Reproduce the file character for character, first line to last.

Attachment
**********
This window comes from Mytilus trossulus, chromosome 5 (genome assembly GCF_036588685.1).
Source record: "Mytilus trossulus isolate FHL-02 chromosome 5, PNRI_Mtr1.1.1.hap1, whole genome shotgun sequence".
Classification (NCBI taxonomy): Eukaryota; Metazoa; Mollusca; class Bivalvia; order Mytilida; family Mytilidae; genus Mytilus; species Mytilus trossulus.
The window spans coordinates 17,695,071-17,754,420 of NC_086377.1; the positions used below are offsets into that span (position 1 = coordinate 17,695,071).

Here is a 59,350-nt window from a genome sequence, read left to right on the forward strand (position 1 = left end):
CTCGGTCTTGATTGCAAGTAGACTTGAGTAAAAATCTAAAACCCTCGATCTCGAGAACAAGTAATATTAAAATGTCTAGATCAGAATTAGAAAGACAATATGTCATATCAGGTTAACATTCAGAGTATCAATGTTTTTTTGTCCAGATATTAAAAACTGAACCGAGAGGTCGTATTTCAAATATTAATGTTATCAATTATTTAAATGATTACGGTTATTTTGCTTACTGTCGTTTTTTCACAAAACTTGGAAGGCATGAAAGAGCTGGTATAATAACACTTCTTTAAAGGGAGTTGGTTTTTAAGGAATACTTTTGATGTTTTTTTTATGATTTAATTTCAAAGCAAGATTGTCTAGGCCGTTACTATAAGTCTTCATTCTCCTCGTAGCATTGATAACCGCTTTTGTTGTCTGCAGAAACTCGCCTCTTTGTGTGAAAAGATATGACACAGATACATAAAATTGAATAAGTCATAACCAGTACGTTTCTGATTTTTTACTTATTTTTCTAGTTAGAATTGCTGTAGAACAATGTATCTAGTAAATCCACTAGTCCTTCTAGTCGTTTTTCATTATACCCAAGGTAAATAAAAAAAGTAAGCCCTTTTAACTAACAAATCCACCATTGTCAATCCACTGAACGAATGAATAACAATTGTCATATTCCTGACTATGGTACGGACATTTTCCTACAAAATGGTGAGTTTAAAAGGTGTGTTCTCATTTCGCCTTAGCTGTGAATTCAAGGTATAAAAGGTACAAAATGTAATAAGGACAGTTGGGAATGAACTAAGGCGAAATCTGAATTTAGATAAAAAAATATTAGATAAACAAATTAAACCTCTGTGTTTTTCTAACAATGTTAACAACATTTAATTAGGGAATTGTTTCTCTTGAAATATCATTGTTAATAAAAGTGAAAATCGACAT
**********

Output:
This window comes from Mytilus trossulus, chromosome 5 (genome assembly GCF_036588685.1).
Source record: "Mytilus trossulus isolate FHL-02 chromosome 5, PNRI_Mtr1.1.1.hap1, whole genome shotgun sequence".
Classification (NCBI taxonomy): Eukaryota; Metazoa; Mollusca; class Bivalvia; order Mytilida; family Mytilidae; genus Mytilus; species Mytilus trossulus.
The window spans coordinates 17,695,071-17,754,420 of NC_086377.1; the positions used below are offsets into that span (position 1 = coordinate 17,695,071).

Here is a 59,350-nt window from a genome sequence, read left to right on the forward strand (position 1 = left end):
CTCGGTCTTGATTGCAAGTAGACTTGAGTAAAAATCTAAAACCCTCGATCTCGAGAACAAGTAATATTAAAATGTCTAGATCAGAATTAGAAAGACAATATGTCATATCAGGTTAACATTCAGAGTATCAATGTTTTTTTGTCCAGATATTAAAAACTGAACCGAGAGGTCGTATTTCAAATATTAATGTTATCAATTATTTAAATGATTACGGTTATTTTGCTTACTGTCGTTTTTTCACAAAACTTGGAAGGCATGAAAGAGCTGGTATAATAACACTTCTTTAAAGGGAGTTGGTTTTTAAGGAATACTTTTGATGTTTTTTTTATGATTTAATTTCAAAGCAAGATTGTCTAGGCCGTTACTATAAGTCTTCATTCTCCTCGTAGCATTGATAACCGCTTTTGTTGTCTGCAGAAACTCGCCTCTTTGTGTGAAAAGATATGACACAGATACATAAAATTGAATAAGTCATAACCAGTACGTTTCTGATTTTTTACTTATTTTTCTAGTTAGAATTGCTGTAGAACAATGTATCTAGTAAATCCACTAGTCCTTCTAGTCGTTTTTCATTATACCCAAGGTAAATAAAAAAAGTAAGCCCTTTTAACTAACAAATCCACCATTGTCAATCCACTGAACGAATGAATAACAATTGTCATATTCCTGACTATGGTACGGACATTTTCCTACAAAATGGTGAGTTTAAAAGGTGTGTTCTCATTTCGCCTTAGCTGTGAATTCAAGGTATAAAAGGTACAAAATGTAATAAGGACAGTTGGGAATGAACTAAGGCGAAATCTGAATTTAGATAAAAAAATATTAGATAAACAAATTAAACCTCTGTGTTTTTCTAACAATGTTAACAACATTTAATTAGGGAATTGTTTCTCTTGAAATATCATTGTTAATAAAAGTGAAAATCGACAT